Those words weren’t just thrown on the page in a random way, they have been refined by the writer, polished. Blood and sweat have gone into those words and we, as readers, have a duty to regard them more closely.

The value, in the best stories, is in the words. You can learn far more from a close read of a great book than you can from any of the writing manuals out there.

Francine Prose takes examples from a range of literary heavyweights such as Rebecca West, Raymond Chandler, Isaac Babel, Earnest Hemmingway, Anton Chekhov and Flannery O’Connor. Within her book there is advice about words, sentences, and paragraphs, about narration and character, about dialogue, and a multitude of other things that encourage you to open your eyes.

The book makes you to take a more considered approach to reading, one that can prove difficult if you are just curling up by the fire place with a good book and a glass of wine but is infinitely more rewarding.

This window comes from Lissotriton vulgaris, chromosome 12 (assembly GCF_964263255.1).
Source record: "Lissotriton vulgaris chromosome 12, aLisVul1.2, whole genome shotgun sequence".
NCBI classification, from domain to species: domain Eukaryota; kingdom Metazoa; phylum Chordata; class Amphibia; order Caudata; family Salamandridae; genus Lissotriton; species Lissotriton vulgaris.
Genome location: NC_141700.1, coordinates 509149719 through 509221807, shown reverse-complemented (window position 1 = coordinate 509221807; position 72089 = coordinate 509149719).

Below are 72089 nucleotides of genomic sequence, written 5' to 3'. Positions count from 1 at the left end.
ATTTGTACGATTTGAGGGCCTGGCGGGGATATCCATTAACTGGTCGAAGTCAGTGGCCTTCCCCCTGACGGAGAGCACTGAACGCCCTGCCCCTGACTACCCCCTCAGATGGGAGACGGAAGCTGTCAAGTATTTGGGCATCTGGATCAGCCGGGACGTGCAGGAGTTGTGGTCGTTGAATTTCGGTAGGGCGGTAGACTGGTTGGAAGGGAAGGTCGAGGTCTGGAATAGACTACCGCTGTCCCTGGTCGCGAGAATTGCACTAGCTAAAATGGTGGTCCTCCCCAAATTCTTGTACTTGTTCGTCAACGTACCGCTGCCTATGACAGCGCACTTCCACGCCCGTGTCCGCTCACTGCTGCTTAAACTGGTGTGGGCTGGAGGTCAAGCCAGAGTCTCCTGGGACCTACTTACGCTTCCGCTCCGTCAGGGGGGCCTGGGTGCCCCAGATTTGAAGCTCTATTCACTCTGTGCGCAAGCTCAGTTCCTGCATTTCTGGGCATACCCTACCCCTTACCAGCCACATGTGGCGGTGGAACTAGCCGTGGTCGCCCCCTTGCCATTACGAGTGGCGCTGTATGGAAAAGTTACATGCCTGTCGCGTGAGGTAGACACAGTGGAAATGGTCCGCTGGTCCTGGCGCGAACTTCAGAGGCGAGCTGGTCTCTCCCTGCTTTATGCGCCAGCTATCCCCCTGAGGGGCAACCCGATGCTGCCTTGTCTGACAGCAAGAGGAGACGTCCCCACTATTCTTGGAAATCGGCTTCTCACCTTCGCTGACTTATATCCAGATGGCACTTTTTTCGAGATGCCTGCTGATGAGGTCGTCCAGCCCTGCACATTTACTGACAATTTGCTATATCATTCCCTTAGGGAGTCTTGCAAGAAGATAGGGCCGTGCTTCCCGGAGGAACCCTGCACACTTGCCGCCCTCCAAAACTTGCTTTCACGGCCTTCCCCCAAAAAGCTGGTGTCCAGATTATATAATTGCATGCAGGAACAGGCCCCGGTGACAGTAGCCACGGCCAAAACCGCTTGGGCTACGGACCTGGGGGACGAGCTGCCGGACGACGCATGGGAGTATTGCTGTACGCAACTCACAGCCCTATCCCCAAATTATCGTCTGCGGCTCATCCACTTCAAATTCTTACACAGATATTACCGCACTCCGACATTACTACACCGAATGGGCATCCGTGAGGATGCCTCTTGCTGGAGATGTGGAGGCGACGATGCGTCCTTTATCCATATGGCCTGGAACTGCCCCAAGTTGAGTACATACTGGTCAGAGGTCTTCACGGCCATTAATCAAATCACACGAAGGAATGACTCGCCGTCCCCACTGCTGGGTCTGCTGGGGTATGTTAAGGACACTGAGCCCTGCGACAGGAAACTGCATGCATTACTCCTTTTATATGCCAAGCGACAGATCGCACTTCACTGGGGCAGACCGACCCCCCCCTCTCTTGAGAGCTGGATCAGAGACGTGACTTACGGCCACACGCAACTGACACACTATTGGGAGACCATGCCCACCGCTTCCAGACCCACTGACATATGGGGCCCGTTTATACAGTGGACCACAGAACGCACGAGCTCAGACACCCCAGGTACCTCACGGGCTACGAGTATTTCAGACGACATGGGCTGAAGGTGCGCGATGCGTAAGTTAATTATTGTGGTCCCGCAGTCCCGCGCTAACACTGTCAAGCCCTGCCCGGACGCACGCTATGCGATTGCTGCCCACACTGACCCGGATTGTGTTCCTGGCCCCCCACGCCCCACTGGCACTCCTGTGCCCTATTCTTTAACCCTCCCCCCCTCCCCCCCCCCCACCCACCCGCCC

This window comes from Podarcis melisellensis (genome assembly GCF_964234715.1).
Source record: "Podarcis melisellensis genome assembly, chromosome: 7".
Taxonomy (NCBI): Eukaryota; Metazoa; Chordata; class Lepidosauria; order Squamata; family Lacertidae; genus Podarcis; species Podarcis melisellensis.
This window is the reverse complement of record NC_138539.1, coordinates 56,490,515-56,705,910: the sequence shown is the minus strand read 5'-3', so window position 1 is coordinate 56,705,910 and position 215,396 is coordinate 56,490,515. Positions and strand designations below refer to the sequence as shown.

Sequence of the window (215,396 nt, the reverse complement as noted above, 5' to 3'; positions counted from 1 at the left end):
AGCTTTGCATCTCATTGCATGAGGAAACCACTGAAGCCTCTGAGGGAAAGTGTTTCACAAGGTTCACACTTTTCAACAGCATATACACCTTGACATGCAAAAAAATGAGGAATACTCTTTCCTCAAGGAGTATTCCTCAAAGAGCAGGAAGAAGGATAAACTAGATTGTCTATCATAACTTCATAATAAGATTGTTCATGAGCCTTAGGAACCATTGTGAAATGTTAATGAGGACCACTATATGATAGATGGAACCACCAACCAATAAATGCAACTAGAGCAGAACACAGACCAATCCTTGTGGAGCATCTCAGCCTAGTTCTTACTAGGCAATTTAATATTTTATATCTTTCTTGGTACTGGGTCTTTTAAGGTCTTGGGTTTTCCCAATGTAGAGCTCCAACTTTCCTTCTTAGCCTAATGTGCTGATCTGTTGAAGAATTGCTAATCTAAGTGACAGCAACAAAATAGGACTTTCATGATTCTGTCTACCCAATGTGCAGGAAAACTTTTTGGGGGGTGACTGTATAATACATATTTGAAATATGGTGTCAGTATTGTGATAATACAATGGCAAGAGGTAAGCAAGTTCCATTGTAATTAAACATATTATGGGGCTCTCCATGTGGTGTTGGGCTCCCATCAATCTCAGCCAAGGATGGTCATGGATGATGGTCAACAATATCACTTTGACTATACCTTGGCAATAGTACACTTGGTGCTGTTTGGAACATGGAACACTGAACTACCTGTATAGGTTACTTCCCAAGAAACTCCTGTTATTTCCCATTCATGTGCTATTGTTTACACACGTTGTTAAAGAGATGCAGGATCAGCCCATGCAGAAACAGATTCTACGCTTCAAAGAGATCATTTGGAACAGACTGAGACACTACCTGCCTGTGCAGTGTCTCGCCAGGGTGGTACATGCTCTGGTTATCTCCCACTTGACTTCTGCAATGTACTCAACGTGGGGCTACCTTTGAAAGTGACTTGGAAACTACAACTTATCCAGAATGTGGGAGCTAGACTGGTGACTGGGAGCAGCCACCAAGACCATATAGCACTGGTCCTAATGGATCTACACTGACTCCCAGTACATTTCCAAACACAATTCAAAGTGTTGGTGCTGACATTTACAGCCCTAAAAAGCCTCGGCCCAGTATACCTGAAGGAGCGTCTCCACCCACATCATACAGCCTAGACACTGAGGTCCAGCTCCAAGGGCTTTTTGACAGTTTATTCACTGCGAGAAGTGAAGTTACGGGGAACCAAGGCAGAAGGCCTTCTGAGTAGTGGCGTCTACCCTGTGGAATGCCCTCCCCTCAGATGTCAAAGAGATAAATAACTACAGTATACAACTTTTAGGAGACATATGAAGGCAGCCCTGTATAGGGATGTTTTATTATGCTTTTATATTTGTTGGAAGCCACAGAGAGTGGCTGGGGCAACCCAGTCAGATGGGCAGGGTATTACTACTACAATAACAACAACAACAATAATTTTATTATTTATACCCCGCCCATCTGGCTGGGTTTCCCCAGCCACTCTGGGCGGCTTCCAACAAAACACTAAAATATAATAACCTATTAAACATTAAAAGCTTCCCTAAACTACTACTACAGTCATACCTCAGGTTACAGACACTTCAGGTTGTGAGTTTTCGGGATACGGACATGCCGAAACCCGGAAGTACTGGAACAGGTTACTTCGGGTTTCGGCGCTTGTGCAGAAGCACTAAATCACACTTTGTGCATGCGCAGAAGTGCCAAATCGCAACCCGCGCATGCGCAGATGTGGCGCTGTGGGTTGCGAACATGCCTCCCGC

It seems like a lot of hard work, doesn’t it? I mean, reading is supposed to be fun, isn’t it?

It takes constant monitoring, I can tell you. It is a “harder” way to read. But I’ve found it’s worth it.

At the moment, I’m going over Ray Bradbury again and I’ll have more to say about him in a later blog. It’s a joy to read him more closely – I suddenly get him more deeply than I did before and I’m learning a lot about the writing process.

I had the same experience recently with HP Lovecraft. I have to admit I used to struggle with him. But then I slowed down. I wasn’t panicked into reaching the end of the story (something I didn’t even realise was a problem until I started thinking about my reading habits).

I took my time and I began to enjoy.

I mean, really enjoy.

Since reading Francine’s book, I’ve also found myself taking a similar approach with films and TV. Instead of letting it wash over me, I’m starting to think on why a particular scene is there, what’s the purpose of that line the actor just spoke. A new habit is forming.

How to read a book? Who says you can’t teach an old dog new tricks?

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Buying Followers is Stupid, Stupid

Well, yes, in a nutshell, you have to be stupid buying followers. Which is why, in the interests of science or something quite like science…I went ahead and bought some.